Our PCA established that each region of the mouse CNS possesses its own unique transcriptome signature that distinguishes it from other regions regardless of the age, gender or diet of the animal. Although previous studies have shown that different CNS regions have unique patterns of gene expression [32
], our study demonstrates that the region-specific patterns of gene expression are maintained regardless of the age of the animal, its dietary energy intake and its gender. These signature transcriptomes presumably represent the molecular basis of the phenotypic differences in the cells that comprise the different CNS regions and, by extension, regional functionality. Changes in many different common and cell type-specific genes in the CNS are known to occur in response to environmental factors, including age, diet, exercise, activity in neuronal circuits, and injury or disease [11
]. However, our findings suggest that such epigenetic responses to the environment do not alter the fundamental transcriptome 'fingerprints' that distinguish different regions of the CNS.
The false discovery rate (FDR), an approach widely applied to microarray data analysis, allows the researcher to balance the size of the candidate gene list against its quality in order to enhance confidence in the validity of the data, and is particularly well-suited to large datasets such as ours. However, we found that the variability in gene expression was considerably larger in samples from old compared to young animals (Figure S4 in Additional data file 1), a result consistent with a recent study [40
]. The increased variation with advancing age results in higher p
values, and q-values as well since the q-value is computed from the p
value. Inasmuch as aging is considered a stochastic process, it should be expected that the effect of natural aging on the gene expression is more variable when compared with gene expression effects of more well-defined and dramatic experimental manipulations or disease states. Our PCA analysis (Figure ) also provided evidence that the factor of age has only minor effects on the CNS regional transcriptomes. FDR is typically applied to large (robust) effects of factors on gene expression [41
]. Because many of the genes that were significantly affected by age in our study exhibited relatively small changes, the FDR was not, therefore, applied to this dataset. However, it should be noted that the increased variance in p
values in the old cohort may confound findings concerning the numbers of genes identified as changed in the old group compared to the younger group.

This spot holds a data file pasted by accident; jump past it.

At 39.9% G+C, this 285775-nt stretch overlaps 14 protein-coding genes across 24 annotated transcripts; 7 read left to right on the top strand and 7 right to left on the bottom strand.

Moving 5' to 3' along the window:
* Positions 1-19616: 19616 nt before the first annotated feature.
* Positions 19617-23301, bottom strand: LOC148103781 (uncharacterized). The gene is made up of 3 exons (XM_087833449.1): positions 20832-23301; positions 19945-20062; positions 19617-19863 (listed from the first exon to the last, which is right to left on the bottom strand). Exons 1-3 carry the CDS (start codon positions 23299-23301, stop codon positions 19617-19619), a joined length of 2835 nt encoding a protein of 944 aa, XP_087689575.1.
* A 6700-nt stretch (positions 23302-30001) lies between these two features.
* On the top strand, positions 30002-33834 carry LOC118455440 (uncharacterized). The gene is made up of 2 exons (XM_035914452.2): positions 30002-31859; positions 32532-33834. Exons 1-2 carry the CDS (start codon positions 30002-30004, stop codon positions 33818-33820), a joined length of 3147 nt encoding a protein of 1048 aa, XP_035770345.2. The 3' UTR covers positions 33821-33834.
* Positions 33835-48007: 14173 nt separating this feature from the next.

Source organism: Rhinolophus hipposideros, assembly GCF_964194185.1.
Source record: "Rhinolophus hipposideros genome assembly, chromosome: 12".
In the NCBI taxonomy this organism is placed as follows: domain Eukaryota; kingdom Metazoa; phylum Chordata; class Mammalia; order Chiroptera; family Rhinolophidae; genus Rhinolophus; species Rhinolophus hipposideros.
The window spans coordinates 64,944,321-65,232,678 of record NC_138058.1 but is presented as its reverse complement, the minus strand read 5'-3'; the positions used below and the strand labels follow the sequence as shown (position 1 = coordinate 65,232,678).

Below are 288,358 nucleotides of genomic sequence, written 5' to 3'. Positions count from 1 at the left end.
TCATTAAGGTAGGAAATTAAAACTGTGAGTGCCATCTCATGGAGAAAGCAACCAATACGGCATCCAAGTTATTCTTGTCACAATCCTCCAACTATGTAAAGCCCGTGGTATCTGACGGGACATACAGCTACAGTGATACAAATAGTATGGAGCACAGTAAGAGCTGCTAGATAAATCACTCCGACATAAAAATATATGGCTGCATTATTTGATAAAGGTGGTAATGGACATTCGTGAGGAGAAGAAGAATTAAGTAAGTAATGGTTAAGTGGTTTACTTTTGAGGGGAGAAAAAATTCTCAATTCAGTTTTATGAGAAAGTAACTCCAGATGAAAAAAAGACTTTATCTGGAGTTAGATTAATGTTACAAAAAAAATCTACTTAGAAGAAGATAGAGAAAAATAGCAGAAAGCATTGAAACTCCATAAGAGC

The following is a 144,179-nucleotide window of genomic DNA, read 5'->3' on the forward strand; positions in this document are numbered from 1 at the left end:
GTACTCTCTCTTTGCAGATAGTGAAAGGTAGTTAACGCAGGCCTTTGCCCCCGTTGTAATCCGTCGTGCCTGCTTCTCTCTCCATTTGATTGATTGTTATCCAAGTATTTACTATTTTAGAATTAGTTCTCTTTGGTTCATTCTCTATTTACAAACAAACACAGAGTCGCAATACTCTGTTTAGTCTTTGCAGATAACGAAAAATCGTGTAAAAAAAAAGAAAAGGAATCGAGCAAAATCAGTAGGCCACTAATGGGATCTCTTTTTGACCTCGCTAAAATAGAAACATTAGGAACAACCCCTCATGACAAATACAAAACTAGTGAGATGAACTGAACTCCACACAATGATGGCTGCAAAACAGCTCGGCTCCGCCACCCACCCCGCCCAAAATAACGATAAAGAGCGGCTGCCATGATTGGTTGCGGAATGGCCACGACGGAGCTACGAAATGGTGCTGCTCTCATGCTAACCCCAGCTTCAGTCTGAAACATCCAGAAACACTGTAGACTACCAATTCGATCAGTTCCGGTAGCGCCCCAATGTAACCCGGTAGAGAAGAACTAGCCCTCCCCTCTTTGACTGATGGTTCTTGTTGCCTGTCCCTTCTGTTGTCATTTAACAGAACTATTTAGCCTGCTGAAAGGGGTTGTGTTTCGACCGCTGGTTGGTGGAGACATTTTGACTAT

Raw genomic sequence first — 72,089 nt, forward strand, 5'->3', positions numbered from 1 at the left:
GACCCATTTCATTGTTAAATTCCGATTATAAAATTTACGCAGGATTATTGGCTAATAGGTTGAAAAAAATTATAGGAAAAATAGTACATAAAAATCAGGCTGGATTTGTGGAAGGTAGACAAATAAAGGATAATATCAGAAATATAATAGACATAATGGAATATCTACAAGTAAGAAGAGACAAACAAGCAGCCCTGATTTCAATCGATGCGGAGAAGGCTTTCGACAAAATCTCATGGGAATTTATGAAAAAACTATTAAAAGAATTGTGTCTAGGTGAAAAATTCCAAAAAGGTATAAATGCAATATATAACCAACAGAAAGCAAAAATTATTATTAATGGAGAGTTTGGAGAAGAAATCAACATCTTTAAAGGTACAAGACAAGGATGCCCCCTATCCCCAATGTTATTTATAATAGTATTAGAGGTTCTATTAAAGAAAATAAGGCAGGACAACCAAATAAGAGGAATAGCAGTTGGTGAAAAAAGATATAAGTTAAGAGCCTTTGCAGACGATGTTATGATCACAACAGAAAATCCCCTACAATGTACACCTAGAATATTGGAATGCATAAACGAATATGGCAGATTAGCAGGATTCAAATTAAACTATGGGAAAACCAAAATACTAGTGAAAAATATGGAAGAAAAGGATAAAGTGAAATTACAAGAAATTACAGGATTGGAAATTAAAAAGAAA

A change in the expression of a gene during aging might contribute to a decline in function and degeneration of neural cells or, instead, might be an adaptive response to aging. The greater number of genes upregulated by aging in the spinal cord may represent a superior ability of cells in the spinal cord to adapt to aging, perhaps because it is the most primitive part of the CNS and the most essential for survival. On the other hand the relatively greater proportion of white matter (olidodendrocytes) in the spinal cord may also contribute to the greater effect of aging on the spinal cord transcriptome compared to the four brain regions examined. Interestingly, many genes downregulated during aging in brain regions were upregulated in the spinal cord, including genes of the UPS, for example (Table S3 in Additional data file 1). In contrast to the spinal cord, very few genes in the striatum were affected by aging and CR and most of those that did respond, including those in the UPS, were downregulated with age and upregulated by CR. These findings suggest the striatum may be prone to age-related diseases, such as Huntington's and Parkinson's, because its transcriptome does not respond adaptively during aging.
Prior gene expression studies of brain aging included only young and old animals of one gender, typically used microarrays with relatively few genes and often analyzed pooled RNA samples resulting in negligible statistical power [11
]. We therefore analyzed RNA isolated from five different CNS regions from male and female mice of three different ages and two different diets (three to five mice analyzed for each age, gender and diet) using a large mouse gene array. Inclusion of the middle-aged group revealed a caveat with previous studies of 'aging' in which comparisons are made between young and old individuals only. We found that many genes that would have been considered sensitive to aging in a young versus old comparison are, in fact, changed only between young and middle ages with no further change between middle and old age. Indeed, in the cerebellum, 64% of the age-responsive genes followed the latter pattern (Figure ). In the hippocampus, 27% of the genes that were significantly affected by age changed between young and middle age, and then returned to the young level in old age. On the other hand, we found that it was extremely rare for the expression level of a gene to change in one direction between young and middle age, and in the opposite direction between middle and old age.
A comparison of our data with those of previous gene array analyses performed on RNA samples from the cerebral cortex of mice [11
] and humans [36
] revealed only five genes that were significantly affected by age in all three studies (Table S7a in Additional data file 1). Two of the genes (vimentin
) encode astrocyte cytoskeletal proteins previously shown to be upregulated in aging and neurodegenerative disorders [42
]. The other three genes encode a cell adhesion molecule (ICAM2), a protein that interacts with SIRT1 and p53 in cellular stress response signaling (NDRG1) [43